SHANGHAI (AP) — Stephanie Rice shook out her long, brown hair and tucked it behind her ears, letting her emerald green earrings sparkle under the lights. She smiled, triggering an appreciative hum of clicking cameras. Swimming's glamor girl was front and center at the world championships.
Rice has been away most of the past 10 months after having surgery on her right shoulder, allowing rivals to chip away at her dominance in the individual medleys, a process that began not long after she swept the events at the 2008 Beijing Olympics, and helped Australia win the 800-meter freestyle relay.
"After 2008, coming off such a high, I really wasn't too motivated," she said Friday. "2009 was a bit of an off-year. And 2010, having surgery was really disappointing. But I feel like now I've really got my training back on track and I'm motivated a lot more. I'm really looking forward to the racing, which I haven't done in a while."
She has yet to win a world title, having earned two bronze medals at the 2007 worlds in Melbourne.
The eight-day swimming competition begins Sunday, when Rice competes in the 200 IM against defending world champion Ariana Kukors of the United States. Two years ago in Rome, Rice finished second in that race, and was third in the 400 IM.
"It's my toughest race of the meet," Rice said about the 200. "It's going to be extremely tough to get a position in that final. I know I'm going to have to do PB and get down to my best time."
Rice's rivals in the 400 IM include Hannah Miley of Britain and defending champion Katinka Hosszu of Hungary.
"I don't think I've done a very good race since the Olympics," said Rice, who set three world records in Beijing two years after debuting on the international scene as a bubbly 17-year-old. She still owns the world mark in the 400 IM.
The intervening years have brought mixed results, slower times and the first major injury of her career. Last August, Rice was in tears when she was forced out of the Pan Pacific championships because of her aching shoulder.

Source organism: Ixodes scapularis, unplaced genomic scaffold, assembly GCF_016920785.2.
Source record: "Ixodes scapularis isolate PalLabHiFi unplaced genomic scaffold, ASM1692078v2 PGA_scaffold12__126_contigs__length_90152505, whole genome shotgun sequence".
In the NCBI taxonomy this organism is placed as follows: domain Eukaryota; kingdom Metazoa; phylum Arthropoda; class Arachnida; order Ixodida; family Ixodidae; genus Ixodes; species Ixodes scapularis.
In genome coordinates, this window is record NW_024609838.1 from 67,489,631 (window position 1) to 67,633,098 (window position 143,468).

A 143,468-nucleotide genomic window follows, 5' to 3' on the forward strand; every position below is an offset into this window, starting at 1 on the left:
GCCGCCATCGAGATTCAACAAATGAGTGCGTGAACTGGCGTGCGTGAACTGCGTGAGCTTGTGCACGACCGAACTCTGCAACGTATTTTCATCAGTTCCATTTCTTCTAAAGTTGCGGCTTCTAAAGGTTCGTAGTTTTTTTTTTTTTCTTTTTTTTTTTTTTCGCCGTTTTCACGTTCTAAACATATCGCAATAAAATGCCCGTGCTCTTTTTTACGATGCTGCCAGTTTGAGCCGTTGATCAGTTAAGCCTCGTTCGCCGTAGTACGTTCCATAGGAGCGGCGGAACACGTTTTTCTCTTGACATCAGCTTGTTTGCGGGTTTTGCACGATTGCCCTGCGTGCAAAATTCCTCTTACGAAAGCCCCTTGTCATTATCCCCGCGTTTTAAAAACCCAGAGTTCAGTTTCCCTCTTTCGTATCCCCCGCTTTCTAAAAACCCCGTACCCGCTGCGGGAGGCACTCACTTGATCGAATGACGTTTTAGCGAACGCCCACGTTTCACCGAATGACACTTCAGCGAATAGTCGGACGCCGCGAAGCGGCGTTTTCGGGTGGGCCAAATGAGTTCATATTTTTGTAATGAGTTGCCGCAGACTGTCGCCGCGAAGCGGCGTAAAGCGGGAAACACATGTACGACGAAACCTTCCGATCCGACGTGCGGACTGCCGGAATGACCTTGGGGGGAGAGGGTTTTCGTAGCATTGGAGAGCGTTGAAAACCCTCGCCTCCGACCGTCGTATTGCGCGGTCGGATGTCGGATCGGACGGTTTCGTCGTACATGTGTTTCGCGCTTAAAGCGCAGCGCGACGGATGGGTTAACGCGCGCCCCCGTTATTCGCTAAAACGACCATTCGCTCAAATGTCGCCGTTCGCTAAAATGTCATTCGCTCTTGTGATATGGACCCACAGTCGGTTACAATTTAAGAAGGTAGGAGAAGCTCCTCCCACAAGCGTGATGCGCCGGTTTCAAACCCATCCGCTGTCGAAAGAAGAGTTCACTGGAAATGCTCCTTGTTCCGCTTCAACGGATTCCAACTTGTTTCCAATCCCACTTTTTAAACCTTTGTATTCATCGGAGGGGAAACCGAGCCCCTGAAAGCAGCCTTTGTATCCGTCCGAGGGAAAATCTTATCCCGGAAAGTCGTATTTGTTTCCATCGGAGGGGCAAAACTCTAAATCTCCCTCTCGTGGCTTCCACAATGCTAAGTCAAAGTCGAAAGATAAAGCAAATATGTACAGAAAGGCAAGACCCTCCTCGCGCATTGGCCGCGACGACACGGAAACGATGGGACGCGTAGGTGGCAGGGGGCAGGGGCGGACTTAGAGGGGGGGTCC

"I definitely had to re-evaluate my day-to-day training and the amount of kilometers I was doing," she said. "I'm not 17 anymore. I can't do 7k sessions back-to-back every day. My body just can't handle that anymore. I appreciate that I've had to put more time into the little things that I didn't care so much about when I was younger."
Getting surpassed by faster swimmers hasn't been the downer it might be for others.
"I've enjoyed the journey of not going in as the No. 1 athlete this year," Rice said.
When she wasn't swimming fast, the 22-year-old star became known for appearing in racy photos on the Internet and dating teammate Eamon Sullivan. She currently dates Aussie rugby star Quade Cooper, and keeps her fans updated on her doings as a prolific user of Twitter.
But all that will take a back seat during the meet, with the Aussies counting on solid showings by Rice and veterans Leisel Jones, Jess Schipper and 32-year-old Geoff Huegill to help them improve upon their three-gold medal performance in Rome.
Jones is back after taking a year off from international competition, while Huegill came out of retirement in late 2007.
"I'm looking to put myself in a decent position a year out from London," Rice said. "There's no real pressure or expectations that I'm putting on myself at this meet. It's just really about gearing up toward the big year next year."
The Aussies won't have superstar Ian Thorpe to help them.
Thorpe is training for his comeback, but he wasn't eligible for worlds because he didn't have enough pre-meet testing to satisfy doping rules.
Still, he is on his teammates' minds.
"To know he's got the hunger and passion to want to compete at London is very exciting," Huegill said.